“They get caught up in some cultural subgroup and they can kind of self-actuate there,” said Richardson. “You get caught up in the group and you only talk to them, and they only talk to you, and they reinforce each other’s beliefs. You get in this cul-de-sac or enclave and build up these walls and it only gets broken down if something dramatic happens, like this [vaccination crisis].”
Parents who do vaccinate but remain silent—though they represent the majority—have a role in the spread of misinformation. In an interview last week with the Reno Gazette-Journal, Immunize Nevada director Heidi Parker said, “The small amount that don’t believe in that [vaccination] are very vocal, while most parents who are vaccinating don’t speak up. It’s important for those parents to speak up and show their support for vaccinating. We need those positive voices.”
“If you’re satisfied, you don’t speak up,” Richardson said. “They’ve got other things to worry about until somebody really hits them between the eyes with a two by four, and they find their kids’ playmates are unvaccinated. … Then they become alarmed that their kids are having to interact with unvaccinated children.”
Michael Shermer, author of Why People Believe Weird Things, has written in Scientific American that people responding to anecdotes instead of evidence can cause people to miss health risks—“[W]e have evolved brains that pay attention to anecdotes because false positives (believing there is a connection between A and B when there is not) are usually harmless, whereas false negatives (believing there is no connection between A and B when there is) may take you out of the gene pool. … So it is that any medical huckster promising that A will cure B has only to advertise a handful of successful anecdotes in the form of testimonials.” Cue convicted con artist Kevin Trudeau, whose infomercials have played plenty of times on Reno television stations.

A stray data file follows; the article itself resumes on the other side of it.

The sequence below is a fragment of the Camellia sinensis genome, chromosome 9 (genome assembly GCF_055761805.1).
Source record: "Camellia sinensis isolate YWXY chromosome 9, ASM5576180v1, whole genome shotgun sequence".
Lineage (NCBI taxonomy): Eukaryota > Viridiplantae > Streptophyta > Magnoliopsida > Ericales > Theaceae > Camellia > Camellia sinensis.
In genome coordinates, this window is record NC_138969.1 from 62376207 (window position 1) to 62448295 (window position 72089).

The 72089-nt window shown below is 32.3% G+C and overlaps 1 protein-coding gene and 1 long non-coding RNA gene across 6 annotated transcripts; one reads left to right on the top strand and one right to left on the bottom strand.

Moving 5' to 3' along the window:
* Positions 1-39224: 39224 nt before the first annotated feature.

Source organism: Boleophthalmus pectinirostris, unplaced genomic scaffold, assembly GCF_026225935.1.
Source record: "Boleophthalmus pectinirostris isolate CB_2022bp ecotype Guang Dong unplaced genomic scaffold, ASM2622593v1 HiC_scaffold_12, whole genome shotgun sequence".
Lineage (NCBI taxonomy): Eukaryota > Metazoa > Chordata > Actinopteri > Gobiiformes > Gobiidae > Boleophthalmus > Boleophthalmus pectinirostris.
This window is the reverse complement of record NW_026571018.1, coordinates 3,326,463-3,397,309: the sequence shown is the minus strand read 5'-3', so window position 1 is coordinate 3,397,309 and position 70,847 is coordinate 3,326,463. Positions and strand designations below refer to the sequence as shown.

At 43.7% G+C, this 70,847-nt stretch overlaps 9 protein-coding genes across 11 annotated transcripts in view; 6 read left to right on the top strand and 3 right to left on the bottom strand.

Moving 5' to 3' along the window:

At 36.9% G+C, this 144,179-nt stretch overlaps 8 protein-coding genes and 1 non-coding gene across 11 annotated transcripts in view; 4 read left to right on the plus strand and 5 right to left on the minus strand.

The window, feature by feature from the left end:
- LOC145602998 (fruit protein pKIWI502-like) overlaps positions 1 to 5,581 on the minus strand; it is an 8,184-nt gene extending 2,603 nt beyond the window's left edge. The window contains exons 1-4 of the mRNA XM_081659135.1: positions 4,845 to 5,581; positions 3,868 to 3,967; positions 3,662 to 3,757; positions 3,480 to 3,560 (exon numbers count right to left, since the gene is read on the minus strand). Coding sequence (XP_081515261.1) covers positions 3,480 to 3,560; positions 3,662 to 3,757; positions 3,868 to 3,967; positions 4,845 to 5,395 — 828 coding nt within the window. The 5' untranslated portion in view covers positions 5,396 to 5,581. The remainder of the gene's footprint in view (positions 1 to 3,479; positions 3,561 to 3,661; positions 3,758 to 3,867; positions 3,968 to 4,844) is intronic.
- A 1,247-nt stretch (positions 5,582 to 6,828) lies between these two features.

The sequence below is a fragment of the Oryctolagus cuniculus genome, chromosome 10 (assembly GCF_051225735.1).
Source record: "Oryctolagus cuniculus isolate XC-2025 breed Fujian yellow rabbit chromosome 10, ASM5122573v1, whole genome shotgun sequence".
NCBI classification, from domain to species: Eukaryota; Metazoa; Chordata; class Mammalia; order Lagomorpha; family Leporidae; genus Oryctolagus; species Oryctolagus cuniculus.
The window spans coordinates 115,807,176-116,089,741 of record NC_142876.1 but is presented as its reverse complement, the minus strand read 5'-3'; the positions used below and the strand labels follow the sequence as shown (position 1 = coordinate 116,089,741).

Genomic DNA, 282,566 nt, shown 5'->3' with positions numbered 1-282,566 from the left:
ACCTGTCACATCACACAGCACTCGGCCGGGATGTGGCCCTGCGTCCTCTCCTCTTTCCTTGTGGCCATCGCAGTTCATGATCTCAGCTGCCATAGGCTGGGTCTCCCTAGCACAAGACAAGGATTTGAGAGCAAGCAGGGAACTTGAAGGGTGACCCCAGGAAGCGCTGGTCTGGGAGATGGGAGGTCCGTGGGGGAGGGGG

People can also be misled by people who deliberately spread bad information. While it may seem unusual or unlikely, Nevada has had plenty of experience with it. Atomic Energy Commission scientists in the 1950s and ’60s trivialized fallout dangers from atomic testing when they knew otherwise. Former U.S. House member Jim Gibbons once put his name on a report that cherry-picked the science in order to describe mercury as more or less harmless (“Mercury rising,” RN&R, Jan. 19, 2006). When she was a member of the Nevada Legislature, Sharron Angle cherry-picked scientific studies on whether there is a link between abortion and breast cancer. She cited the few studies that supported the notion and ignored the far more numerous studies that rejected the claim (“Dr. Angle’s prescription,” RN&R, July 24, 2010).
In the case of vaccinations, a 1998 paper in the British medical journal Lancet suggested a link between the measles, mumps and rubella vaccine and autism and bowel disease. The article gave birth to the anti-vaccination movement, but it was deeply flawed and most of its authors later repudiated it, as did Lancet, but lead author Andrew Wakefield—who had an undisclosed financial stake in the paper’s findings—continued promoting its conclusions and was eventually expelled from the British medical register.
Another reason for acceptance of anti-vaccine folklore is that parents who were born in the 1960s or later have not seen the dramatic impact of vaccines on diseases that were ravaging the population. Those born in the late 1940s, for instance, have vivid memories of polio stricken children in leg braces or iron lungs in the 1950s, something that they watched slowly disappear under the impact of the Salk and Sabin polio vaccines. It was a powerful lesson. Later generations did not have those experiences.
“They grew up in an era when there were no deadly diseases—because they’d been vaccinated,” Richardson said.